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Talk, Read, Sing!

Simple language and free tools to help parents in California fuel their children's cognitive development.

Photo of Shauna Carey
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I love this approach because it uses very simple, straightfoward language and some cool tools (onesies with conversation topics on them) to help parents talk to their kids—building vocabulary and cognitive abilities. Often, parents are unaware that they need to be speaking to children before they are old enough to talk back, so this initiative is a great start.

Check it out:  http://talkreadsing.org/

I wonder, though...
What is the equivolent delivery method for this type of information in low-literacy and off-grid communities within the developing world?

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Photo of Meena Kadri

Awesome provocation for us to think about communication approaches and channels for low-income communities in the context of the developing world. And I wonder if anyone has great examples to share that we could learn from? I wonder if the playful nature of a deck of cards (featuring key information) could be leveraged? What else, people? Let's get thinking on the possibilities here!

Photo of Bettina Fliegel

Inspired by your post on messaging on the rotis in India Meena, how about some images where moms are going several times a day - diapers? If they can put the message on the onesie why not on the diaper. Would be cute when they are crawling around with the message "talk to me" either in text or image.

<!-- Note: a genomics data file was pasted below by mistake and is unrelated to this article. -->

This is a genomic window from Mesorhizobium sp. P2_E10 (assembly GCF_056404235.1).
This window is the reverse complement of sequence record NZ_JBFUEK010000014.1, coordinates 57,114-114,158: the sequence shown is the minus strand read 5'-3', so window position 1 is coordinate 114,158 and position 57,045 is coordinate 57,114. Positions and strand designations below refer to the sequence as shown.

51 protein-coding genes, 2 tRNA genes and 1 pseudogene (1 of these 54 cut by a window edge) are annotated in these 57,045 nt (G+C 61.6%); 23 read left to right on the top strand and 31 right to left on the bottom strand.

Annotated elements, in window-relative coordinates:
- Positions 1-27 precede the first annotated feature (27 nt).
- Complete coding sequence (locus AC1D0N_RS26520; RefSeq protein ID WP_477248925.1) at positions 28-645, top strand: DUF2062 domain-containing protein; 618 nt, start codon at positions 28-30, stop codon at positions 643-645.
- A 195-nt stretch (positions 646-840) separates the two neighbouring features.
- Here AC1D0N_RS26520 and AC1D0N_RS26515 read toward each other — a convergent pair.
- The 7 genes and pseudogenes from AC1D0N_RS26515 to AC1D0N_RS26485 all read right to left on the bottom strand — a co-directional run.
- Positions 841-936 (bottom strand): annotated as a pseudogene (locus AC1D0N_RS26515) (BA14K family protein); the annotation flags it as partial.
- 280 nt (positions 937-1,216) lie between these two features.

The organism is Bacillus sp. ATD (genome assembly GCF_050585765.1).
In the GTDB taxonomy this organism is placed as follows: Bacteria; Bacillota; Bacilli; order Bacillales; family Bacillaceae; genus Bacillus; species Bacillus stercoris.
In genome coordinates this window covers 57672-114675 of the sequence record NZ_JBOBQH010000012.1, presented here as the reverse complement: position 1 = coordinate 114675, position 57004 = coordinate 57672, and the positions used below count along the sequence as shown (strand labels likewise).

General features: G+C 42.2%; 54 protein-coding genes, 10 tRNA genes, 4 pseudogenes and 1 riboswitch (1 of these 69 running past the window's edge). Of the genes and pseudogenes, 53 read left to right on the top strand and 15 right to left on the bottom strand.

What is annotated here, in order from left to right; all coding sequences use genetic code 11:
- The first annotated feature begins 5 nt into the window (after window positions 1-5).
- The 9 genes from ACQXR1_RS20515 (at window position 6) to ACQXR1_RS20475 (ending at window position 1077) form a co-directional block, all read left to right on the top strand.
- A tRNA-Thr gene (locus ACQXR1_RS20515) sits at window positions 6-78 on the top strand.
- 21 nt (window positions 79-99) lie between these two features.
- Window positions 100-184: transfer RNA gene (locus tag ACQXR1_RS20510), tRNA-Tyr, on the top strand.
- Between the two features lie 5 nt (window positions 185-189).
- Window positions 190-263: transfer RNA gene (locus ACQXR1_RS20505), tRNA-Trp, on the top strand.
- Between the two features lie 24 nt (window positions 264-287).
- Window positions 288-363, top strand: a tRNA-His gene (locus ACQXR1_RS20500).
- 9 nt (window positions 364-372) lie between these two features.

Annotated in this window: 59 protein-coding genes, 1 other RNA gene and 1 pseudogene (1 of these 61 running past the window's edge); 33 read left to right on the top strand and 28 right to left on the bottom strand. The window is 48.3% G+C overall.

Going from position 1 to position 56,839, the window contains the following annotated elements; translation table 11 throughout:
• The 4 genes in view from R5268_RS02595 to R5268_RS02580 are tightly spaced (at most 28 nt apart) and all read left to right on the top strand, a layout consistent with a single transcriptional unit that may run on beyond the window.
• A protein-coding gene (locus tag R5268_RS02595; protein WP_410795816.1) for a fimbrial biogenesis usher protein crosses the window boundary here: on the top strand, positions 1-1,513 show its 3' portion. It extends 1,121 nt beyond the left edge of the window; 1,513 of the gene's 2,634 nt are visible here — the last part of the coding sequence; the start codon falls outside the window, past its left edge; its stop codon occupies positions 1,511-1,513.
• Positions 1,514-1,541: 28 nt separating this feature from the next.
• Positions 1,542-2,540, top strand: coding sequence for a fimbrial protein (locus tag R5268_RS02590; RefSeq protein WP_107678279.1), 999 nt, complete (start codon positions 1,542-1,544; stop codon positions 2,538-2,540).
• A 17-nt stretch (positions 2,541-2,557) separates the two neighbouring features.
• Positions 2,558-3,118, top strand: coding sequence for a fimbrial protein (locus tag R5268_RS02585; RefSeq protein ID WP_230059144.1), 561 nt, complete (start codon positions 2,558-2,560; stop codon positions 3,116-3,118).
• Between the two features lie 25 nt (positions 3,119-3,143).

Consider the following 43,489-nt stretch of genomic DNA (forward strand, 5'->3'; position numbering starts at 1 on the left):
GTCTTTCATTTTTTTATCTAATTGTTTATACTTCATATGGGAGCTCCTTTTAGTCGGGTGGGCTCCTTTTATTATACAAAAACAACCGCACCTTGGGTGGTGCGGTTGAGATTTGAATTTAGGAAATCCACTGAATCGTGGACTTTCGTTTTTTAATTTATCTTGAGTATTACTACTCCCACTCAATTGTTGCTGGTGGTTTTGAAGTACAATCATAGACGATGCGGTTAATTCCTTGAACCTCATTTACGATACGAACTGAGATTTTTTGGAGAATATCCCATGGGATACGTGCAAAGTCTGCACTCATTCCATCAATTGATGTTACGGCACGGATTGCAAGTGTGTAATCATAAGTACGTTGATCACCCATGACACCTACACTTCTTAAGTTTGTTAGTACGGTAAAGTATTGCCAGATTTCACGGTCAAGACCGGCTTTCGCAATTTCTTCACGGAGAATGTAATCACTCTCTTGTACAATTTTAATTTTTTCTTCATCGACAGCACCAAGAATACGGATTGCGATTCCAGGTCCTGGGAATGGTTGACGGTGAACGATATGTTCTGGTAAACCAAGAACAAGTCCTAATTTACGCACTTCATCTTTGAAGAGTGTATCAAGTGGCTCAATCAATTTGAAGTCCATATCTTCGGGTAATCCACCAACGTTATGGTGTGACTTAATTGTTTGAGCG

Photo of Meena Kadri

Interesting thinking, Bettina. Though I'm happy to let you know that many parts of the developing world don't share our somewhat unsustainable practise of using diapers. Even cloth versions are shunned in many places in preference of the elimination method. Though indeed – a good idea to think of parenting touch points for messaging.

Photo of Bettina Fliegel

I was wondering about that. Thanks for filling me in! Does that extend to cities as well?

Photo of Meena Kadri

Likely different in different locations – and may be changing in certain parts of the world. But from my experiences researching in slums in Mumbai + Nairobi, I certainly didn't see evidence of diapers (cloth nor disposable) in cities there.

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